Citroen rolls out the Skate – a modular autonomous EV for the future
The Citroen Skate is a self-driving EV platform, onto which can be attached a range of pods suitable for transporting people, goods and services around a city
Citroen has teamed up with the hotel chain Accor and the technology company JCDecaux to create a new future-gazing concept, which hopes to change the way we move around a city.
Over the course of several long lunch meetings, the three French firms came up with this – the Citroen Skate. It’s an autonomous EV platform, which has been designed to serve various purposes simply by changing the pod on top.
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That means the same platform could transport passengers around the city in the morning, with a specially designed windowed pod, before running a shipment of goods to a local shop in the afternoon by swapping to a sealed cargo-carrying pod.
The designers say this approach could be the breakthrough which makes autonomous driving technology profitable. Rather than fitting the tech to conventional passenger cars, which the firms say spend 95 percent of their time stationary, the Skate can be made to work all the time across a variety of transport sectors, helping to quickly offset the cost of development.
To dive deeper into this productivity well, Citroen and its partners also designed a series of mobile services that use the Skate as a base. These will help keep the platforms occupied and generate more income. One such idea is a fitness pod which allows the occupants to exercise as they’re transported around the city.
The fitness platform features a rower on one side of the vehicle and an exercise bike on the other – and Citroen says the idea could make commuting more efficient for its passengers, as the journey into the office will serve a dual purpose.
JCDecaux also stepped forward with a design that takes inspiration from its various street furniture dotted around the world’s cities. It’s called the City Provider, and can transport up to five passengers in an airy open box, complete with USB sockets, two interactive screens and planted roof.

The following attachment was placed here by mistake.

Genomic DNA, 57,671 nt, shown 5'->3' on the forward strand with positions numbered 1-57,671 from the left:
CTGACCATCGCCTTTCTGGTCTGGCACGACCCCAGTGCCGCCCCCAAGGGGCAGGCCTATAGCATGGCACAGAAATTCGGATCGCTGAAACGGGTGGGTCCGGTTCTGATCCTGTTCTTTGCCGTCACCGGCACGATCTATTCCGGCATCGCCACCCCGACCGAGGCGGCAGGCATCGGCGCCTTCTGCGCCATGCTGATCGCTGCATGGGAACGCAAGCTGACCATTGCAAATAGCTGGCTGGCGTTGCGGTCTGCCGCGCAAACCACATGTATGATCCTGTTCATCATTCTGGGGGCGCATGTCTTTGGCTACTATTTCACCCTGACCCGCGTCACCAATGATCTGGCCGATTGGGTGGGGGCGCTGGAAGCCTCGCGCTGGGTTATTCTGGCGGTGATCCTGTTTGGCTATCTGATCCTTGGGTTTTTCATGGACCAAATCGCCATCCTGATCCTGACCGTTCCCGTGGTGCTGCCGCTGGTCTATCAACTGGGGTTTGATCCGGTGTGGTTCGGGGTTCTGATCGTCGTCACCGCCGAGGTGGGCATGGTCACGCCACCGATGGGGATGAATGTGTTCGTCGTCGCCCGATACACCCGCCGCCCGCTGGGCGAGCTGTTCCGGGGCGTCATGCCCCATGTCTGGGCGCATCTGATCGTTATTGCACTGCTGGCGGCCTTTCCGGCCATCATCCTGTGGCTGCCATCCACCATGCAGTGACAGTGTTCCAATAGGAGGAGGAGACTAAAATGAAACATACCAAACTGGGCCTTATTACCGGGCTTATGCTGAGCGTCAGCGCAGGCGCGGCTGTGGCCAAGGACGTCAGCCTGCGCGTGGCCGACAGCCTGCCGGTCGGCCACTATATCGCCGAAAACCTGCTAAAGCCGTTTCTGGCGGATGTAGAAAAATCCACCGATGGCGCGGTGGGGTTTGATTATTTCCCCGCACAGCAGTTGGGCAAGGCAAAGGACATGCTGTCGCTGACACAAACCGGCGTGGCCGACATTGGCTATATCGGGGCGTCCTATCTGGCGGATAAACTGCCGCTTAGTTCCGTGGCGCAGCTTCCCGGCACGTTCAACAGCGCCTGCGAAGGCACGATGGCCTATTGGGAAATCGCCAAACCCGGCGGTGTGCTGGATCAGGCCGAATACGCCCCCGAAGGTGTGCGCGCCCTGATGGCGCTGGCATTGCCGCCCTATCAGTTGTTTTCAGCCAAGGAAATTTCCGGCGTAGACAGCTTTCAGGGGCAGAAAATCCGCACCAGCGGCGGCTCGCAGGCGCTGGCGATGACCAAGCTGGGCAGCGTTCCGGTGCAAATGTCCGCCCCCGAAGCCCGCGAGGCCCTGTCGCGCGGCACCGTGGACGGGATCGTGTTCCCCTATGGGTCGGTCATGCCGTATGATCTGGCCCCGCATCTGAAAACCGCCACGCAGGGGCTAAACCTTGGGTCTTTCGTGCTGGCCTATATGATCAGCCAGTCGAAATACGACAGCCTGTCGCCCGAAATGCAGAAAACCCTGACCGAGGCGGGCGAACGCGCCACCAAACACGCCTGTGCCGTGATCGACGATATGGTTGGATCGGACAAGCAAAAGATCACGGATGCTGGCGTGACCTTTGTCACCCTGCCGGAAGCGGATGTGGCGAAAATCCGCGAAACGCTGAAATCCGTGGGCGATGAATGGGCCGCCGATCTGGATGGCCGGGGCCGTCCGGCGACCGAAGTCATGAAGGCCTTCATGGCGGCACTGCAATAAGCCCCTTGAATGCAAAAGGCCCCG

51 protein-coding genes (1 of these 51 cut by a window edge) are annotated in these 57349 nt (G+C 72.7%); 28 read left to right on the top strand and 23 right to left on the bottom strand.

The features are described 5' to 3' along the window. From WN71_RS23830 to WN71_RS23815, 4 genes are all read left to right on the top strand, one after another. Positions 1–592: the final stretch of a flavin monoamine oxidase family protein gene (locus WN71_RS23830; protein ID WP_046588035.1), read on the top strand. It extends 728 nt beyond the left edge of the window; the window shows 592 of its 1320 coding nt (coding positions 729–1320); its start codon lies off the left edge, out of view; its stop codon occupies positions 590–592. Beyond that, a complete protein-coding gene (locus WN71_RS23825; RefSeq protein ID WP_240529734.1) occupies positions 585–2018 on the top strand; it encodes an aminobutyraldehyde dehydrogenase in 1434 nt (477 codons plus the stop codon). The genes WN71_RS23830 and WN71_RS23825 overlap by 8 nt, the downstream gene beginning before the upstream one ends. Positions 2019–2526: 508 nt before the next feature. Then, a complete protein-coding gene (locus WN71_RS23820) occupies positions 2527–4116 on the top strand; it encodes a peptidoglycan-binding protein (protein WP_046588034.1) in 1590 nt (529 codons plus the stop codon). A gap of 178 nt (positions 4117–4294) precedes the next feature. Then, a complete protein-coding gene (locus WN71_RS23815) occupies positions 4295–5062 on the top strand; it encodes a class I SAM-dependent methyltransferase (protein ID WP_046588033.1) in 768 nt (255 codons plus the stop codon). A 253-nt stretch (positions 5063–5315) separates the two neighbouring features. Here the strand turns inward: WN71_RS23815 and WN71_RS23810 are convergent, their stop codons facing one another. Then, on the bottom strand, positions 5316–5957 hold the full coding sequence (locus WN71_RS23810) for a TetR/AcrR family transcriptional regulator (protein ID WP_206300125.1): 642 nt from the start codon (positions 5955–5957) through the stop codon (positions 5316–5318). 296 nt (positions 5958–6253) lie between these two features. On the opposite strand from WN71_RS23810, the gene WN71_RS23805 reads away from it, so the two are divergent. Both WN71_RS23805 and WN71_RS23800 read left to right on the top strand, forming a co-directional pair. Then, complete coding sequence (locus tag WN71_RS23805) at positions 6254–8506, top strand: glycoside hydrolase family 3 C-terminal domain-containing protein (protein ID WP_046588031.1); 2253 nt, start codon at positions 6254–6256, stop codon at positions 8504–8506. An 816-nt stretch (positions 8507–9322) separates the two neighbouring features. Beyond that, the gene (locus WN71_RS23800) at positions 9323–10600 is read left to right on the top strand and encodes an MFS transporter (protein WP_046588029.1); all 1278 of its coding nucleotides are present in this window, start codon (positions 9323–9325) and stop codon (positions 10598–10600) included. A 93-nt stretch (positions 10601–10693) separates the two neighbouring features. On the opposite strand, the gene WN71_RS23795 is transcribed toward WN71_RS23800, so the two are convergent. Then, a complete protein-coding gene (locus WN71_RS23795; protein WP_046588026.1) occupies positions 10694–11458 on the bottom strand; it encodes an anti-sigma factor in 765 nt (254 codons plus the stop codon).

The Citroen Skate occupies a similar footprint to the Smart EQ ForTwo city car, but it’s only 51cm tall without a pod on top. The pods expand the vehicle’s footprint to that of a conventional supermini car, albeit with heights of up to 2.5 metres for the passenger-carrying models.
The pods are mounted on moveable hydraulic cushions, to ensure the passengers don’t feel every pothole and jolt in the road – and they can be swapped over in less than 10 seconds.
The Skate has a top speed of 25km/h (around 15mph) and features an inductive charging system – meaning that it can simply park itself over a charging pad to top up the battery, without the need for human assistance.
The Skate moves around on unusual omnidirectional wheels, designed by Goodyear, which work a bit like the rubber trackball in an old-school mouse. Each wheel has a small electric motor inside, which allows complete 360-degree freedom of movement. So, the Skate can crab-walk and rotate on the spot, which Citroen says will allow it to thread itself through even the tightest city streets.
As the front and rear of the vehicle are completely identical (as the Skate’s unique chassis setup means it doesn’t have a dedicated direction of travel), the EV’s Citroen badges come with two backlight settings. Whichever one faces forwards shines white, while the one at the rear is backlit in red, so other road users can recognise which way the vehicle is travelling.
Now click here to read all about Citroen’s present-day urban mobility solution – the Ami…
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